1. 20 august 2019
  2. Tips Mercury

This is probably one of the most asked question that involves WHMCS. WHMCS and WordPress are specular one to the other (Joomla and Drupal are also popular alternatives) therefore using both system together could seem a good idea but it isn't.

I'm a huge advocate for using WHMCS and I understand how powerful is WordPress for content creators but I still think that using both systems together is a terrible idea for a number of reasons. Before we start analyzing them, I'm taking WordPress just as an example but my points are valid also for Joomla, Drupal or any other CMS that comes to mind.


It's already difficult to keep an eye on the admin interface of WHMCS, servers, control panels and registrars. With WordPress we're adding another system to monitor on a daily basis. That's distracting and not really necessary.

Twice the load

There are countless things that can go wrong in WHMCS and WordPress individually. Combining them makes things even worse. They both requires updates, have vulnerabilities, different structure and most importantly specifications and requirements change over time forcing you to tune both systems so that problems don't occurr.


You'll find yourself repeating the same operations on WHMCS and WordPress just to make them look similar. For instance the first thing you're going to need is to produce two versions of your template. One that works for WHMCS and the other for WordPress. Making things twice surely isn't the most wise way to invest time. It's a counterintuitive process that makes you waste time daily.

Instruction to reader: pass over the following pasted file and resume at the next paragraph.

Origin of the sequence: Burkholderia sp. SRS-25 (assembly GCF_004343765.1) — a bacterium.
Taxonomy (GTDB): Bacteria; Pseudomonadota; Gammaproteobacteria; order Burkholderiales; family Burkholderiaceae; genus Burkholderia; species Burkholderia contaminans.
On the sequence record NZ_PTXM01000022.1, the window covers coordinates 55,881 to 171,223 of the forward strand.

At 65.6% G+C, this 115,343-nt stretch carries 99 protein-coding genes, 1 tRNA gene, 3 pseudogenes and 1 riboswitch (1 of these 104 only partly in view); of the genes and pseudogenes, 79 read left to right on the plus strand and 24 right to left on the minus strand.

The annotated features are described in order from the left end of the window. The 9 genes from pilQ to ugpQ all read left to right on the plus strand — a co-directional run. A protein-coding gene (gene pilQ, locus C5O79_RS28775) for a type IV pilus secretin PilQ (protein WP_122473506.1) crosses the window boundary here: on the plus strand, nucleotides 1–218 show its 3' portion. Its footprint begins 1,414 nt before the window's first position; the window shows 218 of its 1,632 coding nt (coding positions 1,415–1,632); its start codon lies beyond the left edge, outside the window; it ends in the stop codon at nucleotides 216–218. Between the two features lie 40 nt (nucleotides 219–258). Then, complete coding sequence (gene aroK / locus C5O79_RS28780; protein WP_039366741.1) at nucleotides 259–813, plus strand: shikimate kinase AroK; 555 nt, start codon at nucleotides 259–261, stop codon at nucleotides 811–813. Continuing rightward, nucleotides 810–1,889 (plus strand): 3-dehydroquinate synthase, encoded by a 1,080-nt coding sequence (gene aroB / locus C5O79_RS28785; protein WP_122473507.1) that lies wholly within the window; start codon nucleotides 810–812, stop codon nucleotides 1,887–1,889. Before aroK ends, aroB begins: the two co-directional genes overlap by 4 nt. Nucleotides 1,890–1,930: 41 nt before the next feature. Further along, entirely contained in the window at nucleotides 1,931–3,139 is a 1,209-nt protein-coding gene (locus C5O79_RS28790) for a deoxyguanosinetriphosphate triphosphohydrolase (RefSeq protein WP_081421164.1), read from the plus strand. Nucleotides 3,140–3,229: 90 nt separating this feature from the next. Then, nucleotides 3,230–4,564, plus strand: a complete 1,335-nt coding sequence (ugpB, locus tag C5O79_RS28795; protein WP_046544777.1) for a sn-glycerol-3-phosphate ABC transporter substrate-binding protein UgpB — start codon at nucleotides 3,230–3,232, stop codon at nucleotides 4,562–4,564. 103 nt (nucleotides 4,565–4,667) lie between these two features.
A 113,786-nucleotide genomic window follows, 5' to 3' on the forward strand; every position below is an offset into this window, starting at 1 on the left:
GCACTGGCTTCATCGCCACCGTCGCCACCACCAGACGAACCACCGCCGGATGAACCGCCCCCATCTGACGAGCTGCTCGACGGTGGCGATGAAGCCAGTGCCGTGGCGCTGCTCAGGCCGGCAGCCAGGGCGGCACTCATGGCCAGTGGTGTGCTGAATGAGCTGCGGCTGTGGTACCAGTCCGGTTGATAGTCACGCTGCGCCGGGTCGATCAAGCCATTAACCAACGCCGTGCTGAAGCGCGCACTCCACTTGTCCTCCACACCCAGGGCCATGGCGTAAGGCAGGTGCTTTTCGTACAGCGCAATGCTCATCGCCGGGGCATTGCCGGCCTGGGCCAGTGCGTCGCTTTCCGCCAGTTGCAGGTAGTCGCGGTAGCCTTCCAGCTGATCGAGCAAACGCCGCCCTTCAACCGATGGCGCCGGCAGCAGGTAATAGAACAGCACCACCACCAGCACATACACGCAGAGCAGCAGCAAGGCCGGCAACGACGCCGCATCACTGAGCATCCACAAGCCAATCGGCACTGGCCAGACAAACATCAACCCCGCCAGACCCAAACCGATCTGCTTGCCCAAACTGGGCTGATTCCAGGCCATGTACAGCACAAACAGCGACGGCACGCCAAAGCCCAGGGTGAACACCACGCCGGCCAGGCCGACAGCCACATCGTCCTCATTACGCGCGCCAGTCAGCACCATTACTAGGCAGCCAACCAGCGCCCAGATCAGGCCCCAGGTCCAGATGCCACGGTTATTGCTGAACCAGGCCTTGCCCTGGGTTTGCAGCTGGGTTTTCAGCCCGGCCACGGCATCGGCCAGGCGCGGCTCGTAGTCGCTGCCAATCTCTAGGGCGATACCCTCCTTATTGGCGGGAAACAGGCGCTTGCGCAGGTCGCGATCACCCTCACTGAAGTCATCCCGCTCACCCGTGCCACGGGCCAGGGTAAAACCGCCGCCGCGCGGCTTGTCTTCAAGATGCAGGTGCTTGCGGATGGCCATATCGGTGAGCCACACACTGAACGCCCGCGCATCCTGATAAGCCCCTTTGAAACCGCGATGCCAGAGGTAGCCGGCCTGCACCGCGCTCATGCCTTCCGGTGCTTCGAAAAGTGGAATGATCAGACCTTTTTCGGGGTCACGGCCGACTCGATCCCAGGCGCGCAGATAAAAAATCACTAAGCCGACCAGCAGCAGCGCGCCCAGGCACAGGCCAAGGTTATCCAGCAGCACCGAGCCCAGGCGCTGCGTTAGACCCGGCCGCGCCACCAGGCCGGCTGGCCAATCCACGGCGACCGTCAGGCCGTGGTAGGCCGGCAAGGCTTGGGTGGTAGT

Superficial integration

There are plugins that act as a bridge between WHMCS and WordPress but this is not something that magically happens. The integration is superficial. A great part of it consists into sharing login session and using iframes or workarounds just to make visitors think that they're browsing the same website.


I can understand why so many developers and companies put efforts into making WHMCS and WordPress as integrated as possible. In the short run it looks a great idea because we're getting the best from both platforms but let's look at the big-picture for a moment. Why can't we use WHMCS in place of WordPress?

It takes weeks to get a decent integration between WHMCS and WordPress and keeping it functional is a never ending process with all the cons I previously listed above.

Many seems to forget that WHMCS offers a lot of resources to expand functionalities (eg. Action Hooks and API). With them transforming WHMCS into a complete CMS like WordPress is absolutely possible and takes just few weeks more of work than completing a clumsy integration.

It took us about 2 months to develop Mercury, the module we use on our website for news, blog, Lab (a platform to request features, report bug and see/rate projects on which we are working), documentation and changelogs. It even supports sitemap, Open Graph Protocol, scheduled publish, SEO-friendly URL, a perfect implementation of canonical URLs and widgets for all tastes.

With Mercury we don't have to deal with two distinct systems. It is all part of WHMCS and there's no need to integrate anything. In the long run this solution is the best you can get. It will save you a lot of time, it's easy to manage and ideal for daily use.

Over the years for our customers we completed a lot of integrations of WHMCS with other CMS but now it's no longer needed. With Mercury we can get rid of the need to rely on third-party CMS.

Next time you start working on an integration, think twice. Use Mercury or code your own solution using the tools that WHMCS provides.

Written by

Davide - Founder, Developer